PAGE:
“This is like finding a new room in the Great Pyramid” - Sonny Rollins
When the announcement of an unearthed lost John Coltrane album broke in the TTL newsroom, my first thought was “shit, I bet it’s some post-Meditations second quartet shit ” - not that that wouldn’t be a total blessing; it’s just that I’m still trying to work my way through his output with Alice, Pharoah and Rashied and wrap my head around it. But imagine my delight to learn that the album in question was recorded on March 6, 1963 with Trane’s classic quartet (McCoy Tyner, Jimmy Garrison and Elvin Jones), yup the same bulletproof group that put down Ascension, Ballads, Coltrane and of course, A Love Supreme. Six months after Ballads and Duke Ellington & John Coltrane, the quartet booked the day at Rudy Van Gelder’s studio in New Jersey with Bob Thiele, just two days after Tyner recorded his Nights Of Ballads And Blues LP, and one day before the John Coltrane And Johnny Hartman album, all recorded in the same room. We're not sure why the material found on Both Directions At Once wasn't packaged and released as an album in its day, but the session's master tape was ultimately destroyed years later to cut down on Impulse Records’ storage space (yes, really). Luckily, Trane himself was given a spare copy, which has quietly remained in the possession of his first wife Naima’s family, until now. On “Untitled Original 11383,” you can hear Trane chipping away at something new, hinting at the greatness later achieved on A Love Supreme. Says Coltrane’s son Ravi, who helped prepare the release: “In 1963, all these musicians are reaching some of the heights of their musical powers. On this record, you do get a sense of John with one foot in the past and one foot headed toward his future.” Includes a stunning recording of “Impressions,” which was untitled at the time of this session and later became a jazz standard after a live recording on the album of the same name. Also includes an updated version of “Slow Blues” (previously recorded for the Lush Life album) and other Trane favorites which were later released on live albums: “One Up, One Down,” “Vilia” and Nat King Cole’s “Nature Boy.” This deluxe edition includes a second LP containing seven unused takes, housed in die-cut gatefold sleeve with printed inner sleeves, foldout inserts and extensive liner notes. Recommended.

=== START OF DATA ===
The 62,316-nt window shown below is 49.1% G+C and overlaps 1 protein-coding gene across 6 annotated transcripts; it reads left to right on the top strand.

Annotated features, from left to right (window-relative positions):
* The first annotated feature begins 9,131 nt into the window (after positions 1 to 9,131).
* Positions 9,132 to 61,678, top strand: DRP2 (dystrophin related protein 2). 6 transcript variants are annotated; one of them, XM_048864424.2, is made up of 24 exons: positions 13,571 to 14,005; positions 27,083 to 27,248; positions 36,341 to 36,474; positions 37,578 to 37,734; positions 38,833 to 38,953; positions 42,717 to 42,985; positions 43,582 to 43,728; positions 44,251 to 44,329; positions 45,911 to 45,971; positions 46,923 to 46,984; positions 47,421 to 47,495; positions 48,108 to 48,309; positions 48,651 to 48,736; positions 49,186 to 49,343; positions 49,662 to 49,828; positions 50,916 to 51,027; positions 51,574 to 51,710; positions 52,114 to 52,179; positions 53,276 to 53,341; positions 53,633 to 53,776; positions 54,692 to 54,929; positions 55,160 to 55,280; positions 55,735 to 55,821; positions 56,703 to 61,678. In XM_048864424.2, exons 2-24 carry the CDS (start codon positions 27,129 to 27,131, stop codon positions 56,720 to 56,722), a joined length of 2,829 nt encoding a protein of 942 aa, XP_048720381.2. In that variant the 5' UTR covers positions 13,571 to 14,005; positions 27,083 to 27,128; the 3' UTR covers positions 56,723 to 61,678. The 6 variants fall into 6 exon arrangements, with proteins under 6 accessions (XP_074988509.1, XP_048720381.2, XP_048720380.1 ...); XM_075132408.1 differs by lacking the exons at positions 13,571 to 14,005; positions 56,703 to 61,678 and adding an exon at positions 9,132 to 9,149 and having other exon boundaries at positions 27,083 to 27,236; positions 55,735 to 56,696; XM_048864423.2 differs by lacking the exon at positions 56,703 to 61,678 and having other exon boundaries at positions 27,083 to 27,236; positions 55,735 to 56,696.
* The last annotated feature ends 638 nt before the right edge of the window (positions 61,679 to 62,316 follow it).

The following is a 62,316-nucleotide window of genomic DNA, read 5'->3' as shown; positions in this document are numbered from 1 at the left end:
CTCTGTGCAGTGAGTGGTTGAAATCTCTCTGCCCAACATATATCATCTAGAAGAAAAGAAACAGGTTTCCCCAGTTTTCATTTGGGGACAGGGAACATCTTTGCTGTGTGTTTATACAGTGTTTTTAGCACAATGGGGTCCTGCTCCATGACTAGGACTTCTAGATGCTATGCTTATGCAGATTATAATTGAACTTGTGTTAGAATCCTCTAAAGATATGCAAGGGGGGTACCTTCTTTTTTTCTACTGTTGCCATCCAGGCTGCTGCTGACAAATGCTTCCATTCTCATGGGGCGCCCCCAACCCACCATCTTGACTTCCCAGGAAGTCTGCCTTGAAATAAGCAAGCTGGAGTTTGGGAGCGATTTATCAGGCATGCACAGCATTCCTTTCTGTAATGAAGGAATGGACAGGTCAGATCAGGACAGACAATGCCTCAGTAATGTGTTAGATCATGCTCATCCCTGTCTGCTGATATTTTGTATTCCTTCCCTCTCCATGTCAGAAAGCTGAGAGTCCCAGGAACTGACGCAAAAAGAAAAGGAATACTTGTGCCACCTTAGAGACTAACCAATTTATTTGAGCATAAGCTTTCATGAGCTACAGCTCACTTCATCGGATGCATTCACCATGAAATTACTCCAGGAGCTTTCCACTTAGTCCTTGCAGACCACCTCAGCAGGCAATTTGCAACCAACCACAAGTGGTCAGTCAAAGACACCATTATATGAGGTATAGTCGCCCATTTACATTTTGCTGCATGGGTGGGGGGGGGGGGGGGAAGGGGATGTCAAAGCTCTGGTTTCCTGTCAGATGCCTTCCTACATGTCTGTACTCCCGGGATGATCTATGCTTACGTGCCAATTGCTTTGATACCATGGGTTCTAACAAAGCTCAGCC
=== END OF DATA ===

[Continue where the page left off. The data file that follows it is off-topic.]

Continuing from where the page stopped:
- double vinyl pressing
- die-cut gatefold sleeve
- printed inner sleeves
- foldout inserts w/ liner notes
- music label: Impulse! 2018
reviewed by nick nightingale 06/2018